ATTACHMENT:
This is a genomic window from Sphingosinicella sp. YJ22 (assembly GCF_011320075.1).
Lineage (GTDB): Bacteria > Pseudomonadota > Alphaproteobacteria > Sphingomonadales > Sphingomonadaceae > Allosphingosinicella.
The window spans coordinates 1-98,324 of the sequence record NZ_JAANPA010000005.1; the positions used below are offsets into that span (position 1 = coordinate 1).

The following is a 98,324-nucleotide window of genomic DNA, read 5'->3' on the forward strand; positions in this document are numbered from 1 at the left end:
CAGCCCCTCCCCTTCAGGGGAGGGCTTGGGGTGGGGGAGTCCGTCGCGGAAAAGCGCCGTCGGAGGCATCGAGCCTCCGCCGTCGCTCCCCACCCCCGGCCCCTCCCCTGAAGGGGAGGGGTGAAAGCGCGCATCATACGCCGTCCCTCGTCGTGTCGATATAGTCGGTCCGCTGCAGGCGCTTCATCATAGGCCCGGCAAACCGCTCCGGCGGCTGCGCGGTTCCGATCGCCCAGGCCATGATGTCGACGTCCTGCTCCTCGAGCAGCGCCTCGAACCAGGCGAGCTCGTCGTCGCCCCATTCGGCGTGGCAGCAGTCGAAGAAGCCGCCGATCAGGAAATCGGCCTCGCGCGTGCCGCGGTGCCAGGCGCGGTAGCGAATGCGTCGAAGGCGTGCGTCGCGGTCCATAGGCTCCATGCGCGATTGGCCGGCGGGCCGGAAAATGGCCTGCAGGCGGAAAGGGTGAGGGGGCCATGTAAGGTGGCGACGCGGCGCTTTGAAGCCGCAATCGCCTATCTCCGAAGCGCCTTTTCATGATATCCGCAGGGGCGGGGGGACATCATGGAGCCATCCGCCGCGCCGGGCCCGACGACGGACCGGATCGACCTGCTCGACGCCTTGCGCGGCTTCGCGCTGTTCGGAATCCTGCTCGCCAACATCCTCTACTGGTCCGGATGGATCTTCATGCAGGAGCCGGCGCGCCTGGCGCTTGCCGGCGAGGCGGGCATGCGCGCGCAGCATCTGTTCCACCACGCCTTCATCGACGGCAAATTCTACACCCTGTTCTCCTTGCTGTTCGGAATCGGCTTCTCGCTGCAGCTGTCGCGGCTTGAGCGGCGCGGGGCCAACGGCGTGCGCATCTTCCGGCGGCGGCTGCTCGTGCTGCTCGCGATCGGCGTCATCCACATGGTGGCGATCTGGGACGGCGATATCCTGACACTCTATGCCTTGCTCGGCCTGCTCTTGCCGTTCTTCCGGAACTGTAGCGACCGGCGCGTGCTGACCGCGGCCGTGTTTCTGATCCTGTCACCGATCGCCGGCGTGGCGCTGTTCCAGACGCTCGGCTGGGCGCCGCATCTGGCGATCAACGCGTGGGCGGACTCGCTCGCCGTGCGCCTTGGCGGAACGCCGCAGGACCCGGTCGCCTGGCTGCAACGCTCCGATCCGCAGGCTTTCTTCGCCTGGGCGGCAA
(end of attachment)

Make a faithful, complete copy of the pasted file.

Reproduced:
This is a genomic window from Sphingosinicella sp. YJ22 (assembly GCF_011320075.1).
Lineage (GTDB): Bacteria > Pseudomonadota > Alphaproteobacteria > Sphingomonadales > Sphingomonadaceae > Allosphingosinicella.
The window spans coordinates 1-98,324 of the sequence record NZ_JAANPA010000005.1; the positions used below are offsets into that span (position 1 = coordinate 1).

The following is a 98,324-nucleotide window of genomic DNA, read 5'->3' on the forward strand; positions in this document are numbered from 1 at the left end:
CAGCCCCTCCCCTTCAGGGGAGGGCTTGGGGTGGGGGAGTCCGTCGCGGAAAAGCGCCGTCGGAGGCATCGAGCCTCCGCCGTCGCTCCCCACCCCCGGCCCCTCCCCTGAAGGGGAGGGGTGAAAGCGCGCATCATACGCCGTCCCTCGTCGTGTCGATATAGTCGGTCCGCTGCAGGCGCTTCATCATAGGCCCGGCAAACCGCTCCGGCGGCTGCGCGGTTCCGATCGCCCAGGCCATGATGTCGACGTCCTGCTCCTCGAGCAGCGCCTCGAACCAGGCGAGCTCGTCGTCGCCCCATTCGGCGTGGCAGCAGTCGAAGAAGCCGCCGATCAGGAAATCGGCCTCGCGCGTGCCGCGGTGCCAGGCGCGGTAGCGAATGCGTCGAAGGCGTGCGTCGCGGTCCATAGGCTCCATGCGCGATTGGCCGGCGGGCCGGAAAATGGCCTGCAGGCGGAAAGGGTGAGGGGGCCATGTAAGGTGGCGACGCGGCGCTTTGAAGCCGCAATCGCCTATCTCCGAAGCGCCTTTTCATGATATCCGCAGGGGCGGGGGGACATCATGGAGCCATCCGCCGCGCCGGGCCCGACGACGGACCGGATCGACCTGCTCGACGCCTTGCGCGGCTTCGCGCTGTTCGGAATCCTGCTCGCCAACATCCTCTACTGGTCCGGATGGATCTTCATGCAGGAGCCGGCGCGCCTGGCGCTTGCCGGCGAGGCGGGCATGCGCGCGCAGCATCTGTTCCACCACGCCTTCATCGACGGCAAATTCTACACCCTGTTCTCCTTGCTGTTCGGAATCGGCTTCTCGCTGCAGCTGTCGCGGCTTGAGCGGCGCGGGGCCAACGGCGTGCGCATCTTCCGGCGGCGGCTGCTCGTGCTGCTCGCGATCGGCGTCATCCACATGGTGGCGATCTGGGACGGCGATATCCTGACACTCTATGCCTTGCTCGGCCTGCTCTTGCCGTTCTTCCGGAACTGTAGCGACCGGCGCGTGCTGACCGCGGCCGTGTTTCTGATCCTGTCACCGATCGCCGGCGTGGCGCTGTTCCAGACGCTCGGCTGGGCGCCGCATCTGGCGATCAACGCGTGGGCGGACTCGCTCGCCGTGCGCCTTGGCGGAACGCCGCAGGACCCGGTCGCCTGGCTGCAACGCTCCGATCCGCAGGCTTTCTTCGCCTGGGCGGCAA